Also, you can get this sorted without involving your GP - get in contact with your student counseling service who may be able to help you.
  12. As far as I'm aware the Army can't view your records (especially if you are TA), all the TA is bothered about is your vacination records (if I am wrong then please shoot me down). However that will change over the next few years if you are mobilised the Forces will through 'Connecting for Health and DMiCP' have access to your medical records.
  13. Thanks again all

    Am going to see one of the student counselers once Iv got a few things out of the way, hopefully they can help by maybe helping with my workload which is a rather unpleasent distraction on top of all this!! I thought that maybe if I went via the TA then it might get handled a bit better when dealing with my unit (?) Don't think I can easily get hold of our MO as Im a in a detachment platoon away from Coy and Battalion HQ, though we do have a civvy Dr that comes over to do medicals occasionally.

    As far as the Army reading my medical records, I remember having to sign something giving them permission to see them or something (Can't remember too much was just over 4yrs ago!!). Im just worried that they may see it as black and white rather then something that I can work out of
  14. It isn't a question of hiding. You have to remember that the MO has to answer not only to the chain of command, but to the Civil Courts and the GMC as well, and Breach of Confidentiality can be punishable by being struck off the medical register with the attendent loss of livelihood.

    MOs are in a pretty much unique position of being not only GPs (pukka or de facto) to the individual, but also the Occupational Health doctor for the Unit, and as such are often caught between 2 conflicting requirements. Needless to say the guidelines to help resolve this issue are as good as useless where they exist at all. Technically a soldier's informed consent, preferably in writing, is required before divulging any information beyond the absolute basics. The sick-chit does not, and cannot, cover all eventualities, especially if the MO may only have a passing familiarity with all the possible duties that a soldier can be employed on.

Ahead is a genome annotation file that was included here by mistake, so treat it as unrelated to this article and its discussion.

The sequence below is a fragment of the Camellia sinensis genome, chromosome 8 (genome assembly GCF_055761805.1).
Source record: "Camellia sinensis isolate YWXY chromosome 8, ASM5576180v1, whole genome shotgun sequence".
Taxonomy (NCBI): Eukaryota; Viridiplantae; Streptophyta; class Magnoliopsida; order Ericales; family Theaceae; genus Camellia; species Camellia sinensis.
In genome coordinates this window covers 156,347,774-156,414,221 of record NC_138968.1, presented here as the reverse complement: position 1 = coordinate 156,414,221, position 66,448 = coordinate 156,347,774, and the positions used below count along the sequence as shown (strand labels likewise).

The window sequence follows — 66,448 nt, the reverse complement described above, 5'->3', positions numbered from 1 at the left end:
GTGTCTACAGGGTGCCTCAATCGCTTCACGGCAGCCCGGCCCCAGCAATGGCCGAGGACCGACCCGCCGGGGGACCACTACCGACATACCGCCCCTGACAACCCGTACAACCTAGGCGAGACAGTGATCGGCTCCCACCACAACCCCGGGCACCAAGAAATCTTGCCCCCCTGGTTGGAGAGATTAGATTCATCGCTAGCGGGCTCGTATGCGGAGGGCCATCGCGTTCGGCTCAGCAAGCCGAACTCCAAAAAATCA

Most good MOs will have absolutely no problem with a phone call or an office call to discuss the duties that the soldier in question can and cannot undertake. That way, you know what he can do, and the MO doesn't have to put his arse above the parapet to have it shot off if the soldier in question takes umbrage or goes for a compensation claim.

    Again, most good MOs appreciate the difficult balance between the medical needs of the individual and the operational needs of the Unit, but this IS an aquired skill, and only comes with time and practice, especially if the MO is a GDMO fresh out of Sandbags. Don't be too quick to blame the MO if you don't know how you can employ a biff soldier. As a man-manager it is YOUR job to find out, and it is the MOs job to help you come up with appropriate duties to keep the soldier healthily and appropriately employed until such time as he is fit to return to full duties, permanently downgraded, or P8 discharged.